- Customer Engineer
- Account Executive
- Leadership (particularly for Strategic Accounts)
This stakeholders will vary by customer depending on their organizational structure, needs, and processes. Still, external stakeholders can largely be broken down into the below categories.
- Project Champion - usually an internal leader invested in distributing Sourcegraph to developers
- Project Team - developers, admins, DevX team members, etc. dedicated to standing up Sourcegraph
- Project Manager - someone responsible for tracking progress, delegating tasks, and communication related to the implementation
- Engineering Leadership - managers, directors, etc. directly overseeing developers that will be impacted by Sourcegraph
- Engineers - end users providing feedback throughout UAT and user group roll-outs
- External Vendors - representatives of tools and products used by the customer may need to be engaged ins certain scenarios
For ongoing support and account management, the implementation team is responsible for creating an internal document that details the following:
- Final Production Design (with specific emphasis on any deviations from standard, recommended deployment)
- Resourcing for the customer environment
- Total CPU
- Total Memory
- Number of Nodes (Kubernetes)
- Instance type for each node
- Requests and limits per service
- Code statistics
- Number of code hosts
- Which code hosts
- Lines of Code
- Repos synced
- Number of code hosts
- Overall customer environment information
- How many environments are they deployed in?
- Upgrade procedure and change management
- Image scanning timeline
- Pushing updates from development environment => production environment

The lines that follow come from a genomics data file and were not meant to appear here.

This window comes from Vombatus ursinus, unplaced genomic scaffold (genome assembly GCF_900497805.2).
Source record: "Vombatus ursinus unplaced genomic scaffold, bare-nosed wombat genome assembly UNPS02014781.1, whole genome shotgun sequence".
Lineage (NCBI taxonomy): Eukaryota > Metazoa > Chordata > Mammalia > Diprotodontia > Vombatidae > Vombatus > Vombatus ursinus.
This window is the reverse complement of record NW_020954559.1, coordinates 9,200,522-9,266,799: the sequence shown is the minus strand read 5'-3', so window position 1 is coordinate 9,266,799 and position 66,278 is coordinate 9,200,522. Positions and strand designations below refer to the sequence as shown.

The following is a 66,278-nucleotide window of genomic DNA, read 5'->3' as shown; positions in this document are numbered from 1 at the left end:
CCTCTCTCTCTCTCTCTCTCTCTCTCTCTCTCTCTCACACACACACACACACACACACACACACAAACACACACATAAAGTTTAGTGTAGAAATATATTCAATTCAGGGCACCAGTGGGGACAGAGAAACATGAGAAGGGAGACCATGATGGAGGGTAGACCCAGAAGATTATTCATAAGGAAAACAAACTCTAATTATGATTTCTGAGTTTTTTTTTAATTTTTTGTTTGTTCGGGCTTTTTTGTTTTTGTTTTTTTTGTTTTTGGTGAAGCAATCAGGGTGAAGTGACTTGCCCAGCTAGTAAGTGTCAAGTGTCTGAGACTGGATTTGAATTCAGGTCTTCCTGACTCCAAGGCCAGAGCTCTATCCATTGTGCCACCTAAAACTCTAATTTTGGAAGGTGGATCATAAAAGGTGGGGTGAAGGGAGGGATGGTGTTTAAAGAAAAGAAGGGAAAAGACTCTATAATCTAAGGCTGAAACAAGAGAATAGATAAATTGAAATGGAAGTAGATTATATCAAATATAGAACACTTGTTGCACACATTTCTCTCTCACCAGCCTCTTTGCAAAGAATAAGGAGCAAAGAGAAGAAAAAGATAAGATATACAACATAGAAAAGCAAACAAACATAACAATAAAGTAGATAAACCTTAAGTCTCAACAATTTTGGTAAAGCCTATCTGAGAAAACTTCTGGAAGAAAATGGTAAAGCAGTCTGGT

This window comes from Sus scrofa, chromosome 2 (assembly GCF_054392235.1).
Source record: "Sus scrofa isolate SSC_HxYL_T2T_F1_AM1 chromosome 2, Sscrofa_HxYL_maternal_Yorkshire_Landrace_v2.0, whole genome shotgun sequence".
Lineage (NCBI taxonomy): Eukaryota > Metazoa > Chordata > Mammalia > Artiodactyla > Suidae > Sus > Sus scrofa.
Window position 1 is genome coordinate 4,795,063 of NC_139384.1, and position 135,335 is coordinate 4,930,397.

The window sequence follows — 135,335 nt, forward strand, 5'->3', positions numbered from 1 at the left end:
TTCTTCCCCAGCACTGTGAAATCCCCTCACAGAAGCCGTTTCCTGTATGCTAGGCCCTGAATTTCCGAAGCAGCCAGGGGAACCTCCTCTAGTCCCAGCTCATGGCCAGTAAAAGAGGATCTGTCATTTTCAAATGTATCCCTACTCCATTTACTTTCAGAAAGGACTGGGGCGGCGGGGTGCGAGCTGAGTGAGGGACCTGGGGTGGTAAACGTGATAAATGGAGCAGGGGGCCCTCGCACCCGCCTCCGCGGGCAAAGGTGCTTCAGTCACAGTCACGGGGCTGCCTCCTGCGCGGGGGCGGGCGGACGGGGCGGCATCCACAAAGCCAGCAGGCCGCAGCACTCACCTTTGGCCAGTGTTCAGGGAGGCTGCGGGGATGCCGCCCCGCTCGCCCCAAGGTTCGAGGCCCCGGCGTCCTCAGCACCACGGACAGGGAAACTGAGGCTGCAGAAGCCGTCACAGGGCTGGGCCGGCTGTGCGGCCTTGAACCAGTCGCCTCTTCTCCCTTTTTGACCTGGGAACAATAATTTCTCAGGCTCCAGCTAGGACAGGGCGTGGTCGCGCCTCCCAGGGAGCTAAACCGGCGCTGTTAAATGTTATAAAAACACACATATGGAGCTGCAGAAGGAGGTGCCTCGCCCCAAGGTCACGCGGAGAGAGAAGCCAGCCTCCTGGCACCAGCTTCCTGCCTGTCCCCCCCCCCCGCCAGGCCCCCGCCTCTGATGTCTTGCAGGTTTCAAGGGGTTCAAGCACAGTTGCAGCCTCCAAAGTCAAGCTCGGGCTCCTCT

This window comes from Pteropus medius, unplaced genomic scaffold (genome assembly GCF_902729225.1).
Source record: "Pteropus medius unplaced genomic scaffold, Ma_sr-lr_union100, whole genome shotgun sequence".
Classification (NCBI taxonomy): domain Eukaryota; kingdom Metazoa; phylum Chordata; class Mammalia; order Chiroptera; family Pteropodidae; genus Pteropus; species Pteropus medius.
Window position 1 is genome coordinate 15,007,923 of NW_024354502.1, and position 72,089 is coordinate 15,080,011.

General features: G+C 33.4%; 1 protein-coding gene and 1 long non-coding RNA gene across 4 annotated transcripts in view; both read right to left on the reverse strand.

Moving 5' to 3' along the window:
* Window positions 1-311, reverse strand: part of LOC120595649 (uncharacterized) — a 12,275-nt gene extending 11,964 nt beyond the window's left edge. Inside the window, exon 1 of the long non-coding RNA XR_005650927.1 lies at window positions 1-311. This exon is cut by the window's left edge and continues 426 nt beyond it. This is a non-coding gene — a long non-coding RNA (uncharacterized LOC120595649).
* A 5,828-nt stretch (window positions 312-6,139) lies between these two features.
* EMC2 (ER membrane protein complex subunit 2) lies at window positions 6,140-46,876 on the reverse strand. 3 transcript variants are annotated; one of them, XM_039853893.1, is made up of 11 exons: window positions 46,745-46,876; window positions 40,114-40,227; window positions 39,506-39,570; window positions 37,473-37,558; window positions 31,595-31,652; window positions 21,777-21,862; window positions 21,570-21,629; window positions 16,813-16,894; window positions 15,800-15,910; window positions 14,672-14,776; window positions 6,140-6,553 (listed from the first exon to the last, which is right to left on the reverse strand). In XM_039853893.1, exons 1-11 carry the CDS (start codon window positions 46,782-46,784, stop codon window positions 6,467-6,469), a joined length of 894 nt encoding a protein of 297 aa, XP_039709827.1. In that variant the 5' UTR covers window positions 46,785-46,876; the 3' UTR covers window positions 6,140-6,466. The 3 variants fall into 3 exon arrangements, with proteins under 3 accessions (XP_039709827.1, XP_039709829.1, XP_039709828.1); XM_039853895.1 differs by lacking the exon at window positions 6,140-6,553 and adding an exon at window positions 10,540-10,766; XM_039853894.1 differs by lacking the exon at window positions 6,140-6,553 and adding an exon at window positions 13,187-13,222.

- Cloud platform
- CI/CD stack
- Externalized services
- Other unique aspects of deployment
- Current usage information and any expansion requirements
- How many environments are they deployed in?
In addition, the implementation team is responsible for ensuring that the timeline information, deadlines, issues, risks, and statuses of any tasks are accurate and up to date in the project plan.
Implementation is considered complete when the Sourcegraph instance is deployed and operational according to the originally scoped work. This includes completion of the necessary infrastructure for all customer environments, Sourcegraph deployment and resourcing, and Sourcegraph instance configuration (code host connections, syncing, and indexing along with general site configuration). While the long-term support resource will likely be executing a subset of tasks in parallel with the implementation (such as UAT and onboarding planning), the end of the implementation indicates the point at which the account will fully transition technical ownership to the Customer Engineers (or TAM if one exists). Once transitioned, the Customer Engineer will continue with long-term customer success activities such as user onboarding, training, expansion, account health management, and general support.
The list of tasks to be accomplished before considering an implementation complete include, but are not limited to:
- Full production infrastructure live and stable
- Sourcegraph admin accounts provisioned and admins trained
- All scoped code hosts synced and indexed
- All scoped features are functioning as expected
- The production instance achieves a sufficiently high level of performance
- Standard workflow and performance tests completed
- The production infrastructure is staged for long-term success with continued user and feature expansion
- The production environment is right-sized (or a plan is in place to right-size the environemnt)
- The production environment is on a current version